- February 2000
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The past year has brought us several enlightening and educational books on the subject of same-sex partnerships, from a legal, sociological and financial perspectives. The following are summaries of six books which I have found to be particularly useful.
William Eskridge is one of our top scholars, teaching at Yale Law School and writing on a wide range of issues affecting lesbians and gay men. His most recent book, Gaylaw: Challenging the Apartheid of the Closet, (Harvard University Press 1999) is a comprehensive historical survey of the legal structures which have regulated homosexual life in the United States. He thoroughly analyzes the regulations which controlled closeted life in the nineteenth and early twentieth centuries, involving drag, gay culture and the coming out process. The second section covers the sodomy and first amendment issues, and the third section reviews issues of sexual consent and family and religion. The book is truly broad in scope and detailed in analysis, and serves as a valuable resource for historians, lawyers and serious legal activists.
Two recent books provide useful tips on financial planning for same-sex couples. Harold Lustig's Four Steps to Financial Security for Lesbian & Gay Couples (Fawcett 1999) emphasizes the need for financial planning, especially for couples who lack the tax and benefits protections generally available to straight couples. Lustig emphasizes the need to build your asset base using life and disability insurance as part of your "protection plan" and he encourages couples to avoid unnecessary capital gains and estate taxes through creative and thoughtful planning. While much of the book offers advice useful to anyone or any couple, Lustig's concerns and care for lesbian and gay couples makes this book especially useful.
A more global survey of financial concerns can be found in Peter Berkery's Gay Finances in a Straight World, McMillan/JK Lasser 1998). As with most such books, the basic advice is applicable to straight and gay couples, but Berkery's narratives and examples all emphasize our communities' perspectives. Berkery is extremely instructive for the beginning financial planner, by layout the role of setting goals, building a budget, saving for basic needs, and developing an investment plan. This book also offers a solid survey of the estate and disability tools, including wills, insurance, and incapacity planning documents.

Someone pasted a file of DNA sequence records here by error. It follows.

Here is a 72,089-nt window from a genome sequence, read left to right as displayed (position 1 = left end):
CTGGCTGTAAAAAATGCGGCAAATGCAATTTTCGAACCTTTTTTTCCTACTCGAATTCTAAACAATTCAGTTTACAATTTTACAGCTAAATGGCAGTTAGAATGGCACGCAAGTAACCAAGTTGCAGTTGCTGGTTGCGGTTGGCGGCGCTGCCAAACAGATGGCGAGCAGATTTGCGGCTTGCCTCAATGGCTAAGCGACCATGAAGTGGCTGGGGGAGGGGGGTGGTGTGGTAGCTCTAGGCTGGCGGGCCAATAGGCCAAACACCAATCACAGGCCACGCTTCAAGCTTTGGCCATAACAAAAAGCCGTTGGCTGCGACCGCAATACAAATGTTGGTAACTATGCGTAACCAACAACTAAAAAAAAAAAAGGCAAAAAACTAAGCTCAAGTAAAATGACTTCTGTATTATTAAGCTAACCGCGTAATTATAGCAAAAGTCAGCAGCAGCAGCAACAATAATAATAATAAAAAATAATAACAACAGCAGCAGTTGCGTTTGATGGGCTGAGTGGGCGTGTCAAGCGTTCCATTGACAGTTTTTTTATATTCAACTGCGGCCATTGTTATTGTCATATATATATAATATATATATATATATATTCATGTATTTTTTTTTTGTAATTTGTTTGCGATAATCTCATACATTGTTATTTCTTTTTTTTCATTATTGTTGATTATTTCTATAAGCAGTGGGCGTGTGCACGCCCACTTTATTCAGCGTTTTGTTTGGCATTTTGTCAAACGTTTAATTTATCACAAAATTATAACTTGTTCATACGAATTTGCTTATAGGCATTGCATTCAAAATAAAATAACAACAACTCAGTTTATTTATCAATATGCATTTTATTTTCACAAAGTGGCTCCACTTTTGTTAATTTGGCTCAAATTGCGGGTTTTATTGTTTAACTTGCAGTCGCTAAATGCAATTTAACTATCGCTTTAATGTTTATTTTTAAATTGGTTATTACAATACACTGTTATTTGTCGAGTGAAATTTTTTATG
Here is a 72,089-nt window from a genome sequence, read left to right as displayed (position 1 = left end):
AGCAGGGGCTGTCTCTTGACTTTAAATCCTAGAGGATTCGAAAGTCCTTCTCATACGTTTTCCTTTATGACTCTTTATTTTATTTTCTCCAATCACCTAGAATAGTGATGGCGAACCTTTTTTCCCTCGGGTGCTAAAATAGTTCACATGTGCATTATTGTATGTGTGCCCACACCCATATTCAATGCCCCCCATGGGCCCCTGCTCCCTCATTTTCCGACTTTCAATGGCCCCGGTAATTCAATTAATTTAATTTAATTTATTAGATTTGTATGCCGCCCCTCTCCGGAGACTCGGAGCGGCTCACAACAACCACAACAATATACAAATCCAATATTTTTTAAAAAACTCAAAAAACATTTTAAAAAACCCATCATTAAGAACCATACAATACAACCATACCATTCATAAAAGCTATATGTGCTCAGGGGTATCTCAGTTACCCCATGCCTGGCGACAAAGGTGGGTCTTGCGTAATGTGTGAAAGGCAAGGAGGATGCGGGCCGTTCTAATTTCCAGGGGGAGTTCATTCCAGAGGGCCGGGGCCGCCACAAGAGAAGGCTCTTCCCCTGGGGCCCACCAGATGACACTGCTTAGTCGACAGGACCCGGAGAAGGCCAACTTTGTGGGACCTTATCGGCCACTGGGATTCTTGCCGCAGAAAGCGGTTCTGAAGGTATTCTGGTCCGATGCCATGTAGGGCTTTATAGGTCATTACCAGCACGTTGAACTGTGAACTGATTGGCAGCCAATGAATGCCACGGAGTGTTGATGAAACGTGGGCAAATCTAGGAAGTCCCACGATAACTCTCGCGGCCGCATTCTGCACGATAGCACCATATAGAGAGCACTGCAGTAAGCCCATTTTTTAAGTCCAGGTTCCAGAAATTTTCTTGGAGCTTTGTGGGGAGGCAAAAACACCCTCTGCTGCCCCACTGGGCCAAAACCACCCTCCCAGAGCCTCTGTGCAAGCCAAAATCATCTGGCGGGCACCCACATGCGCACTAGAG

My three favorite non-technical books of the year are those which deal creatively and thoughtfully with the real life nature of same-sex coupledness and the social and political issues of the marriage battle. E.J. Graff's What is Marriage For? (Beacon 1999) is fascinating, with historical summaries of the role of marriage in the overlapping realms of money, sex, and baby-making, as well as the broader issues of kin, social order, and romantic motivations. Graff has an excellent ability to condense centuries of social history into readable and thought-provoking chapters, and she skillfully explains the deeper meaning and context of the marriage debate. The injustice of denying marriage to same-sex couples is a strong undercurrent throughout the book, but it is handled in an especially persuasive and deeply philosophical manner.
Gretchen Stiers From This Day Forward: Commitment, Marriage and Family in Lesbian & Gay Relationships (St. Martin's 1999) offers a different approach to defining and describing our lives. Stiers has done a thorough sociological study of same-sex couples, asking them to describe their relationships in terms of labels, rituals, and motivations. The book summarizes the results of Stiers' study, and its a fascinating statistical look at how couples today view their own relationships and their place in society.
Finally, Christopher Carrington has gone where few scholars have dared to tread: the world of housework and domestic chores. In his fascinating book No Place Like Home: Relationships & family Life Among Lesbians & Gay Men (Univ. Chicago 1999), Carrington reports on his statistical study on the domestic arrangements of same-sex couples. Carrington is interested to learn how couples divide up chores in the absence of gender differences, and he focuses his attention on matters such as food preparation and housecleaning. His work has a lot to teach about the de-valuation of domestic chores, the importance of family and emotional burdens in gay couples, and the myths of egalitarianism in our community.
For the full
text of the recent Vermont decision on gay marriage, go to:
For those wanting to do further research in these and other areas of interest, check out these valuable legal resources on the internet:
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